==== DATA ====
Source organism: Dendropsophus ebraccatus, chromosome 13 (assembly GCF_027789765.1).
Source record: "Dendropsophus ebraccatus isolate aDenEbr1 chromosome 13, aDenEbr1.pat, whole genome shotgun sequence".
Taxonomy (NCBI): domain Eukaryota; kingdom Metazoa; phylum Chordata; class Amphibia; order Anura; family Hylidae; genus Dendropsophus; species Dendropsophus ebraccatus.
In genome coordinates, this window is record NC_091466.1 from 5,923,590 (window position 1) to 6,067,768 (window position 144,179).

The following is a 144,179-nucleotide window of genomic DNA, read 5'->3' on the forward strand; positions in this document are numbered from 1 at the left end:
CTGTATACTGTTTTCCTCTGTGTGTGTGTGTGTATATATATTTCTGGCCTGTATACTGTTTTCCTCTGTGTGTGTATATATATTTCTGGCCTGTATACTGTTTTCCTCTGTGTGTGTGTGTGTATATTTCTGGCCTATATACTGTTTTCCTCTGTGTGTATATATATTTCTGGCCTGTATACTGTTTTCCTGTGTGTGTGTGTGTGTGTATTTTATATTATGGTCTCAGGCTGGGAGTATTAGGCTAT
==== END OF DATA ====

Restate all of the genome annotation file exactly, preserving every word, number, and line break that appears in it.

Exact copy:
Source organism: Dendropsophus ebraccatus, chromosome 13 (assembly GCF_027789765.1).
Source record: "Dendropsophus ebraccatus isolate aDenEbr1 chromosome 13, aDenEbr1.pat, whole genome shotgun sequence".
Taxonomy (NCBI): domain Eukaryota; kingdom Metazoa; phylum Chordata; class Amphibia; order Anura; family Hylidae; genus Dendropsophus; species Dendropsophus ebraccatus.
In genome coordinates, this window is record NC_091466.1 from 5,923,590 (window position 1) to 6,067,768 (window position 144,179).

The following is a 144,179-nucleotide window of genomic DNA, read 5'->3' on the forward strand; positions in this document are numbered from 1 at the left end:
CTGTATACTGTTTTCCTCTGTGTGTGTGTGTGTATATATATTTCTGGCCTGTATACTGTTTTCCTCTGTGTGTGTATATATATTTCTGGCCTGTATACTGTTTTCCTCTGTGTGTGTGTGTGTATATTTCTGGCCTATATACTGTTTTCCTCTGTGTGTATATATATTTCTGGCCTGTATACTGTTTTCCTGTGTGTGTGTGTGTGTGTATTTTATATTATGGTCTCAGGCTGGGAGTATTAGGCTAT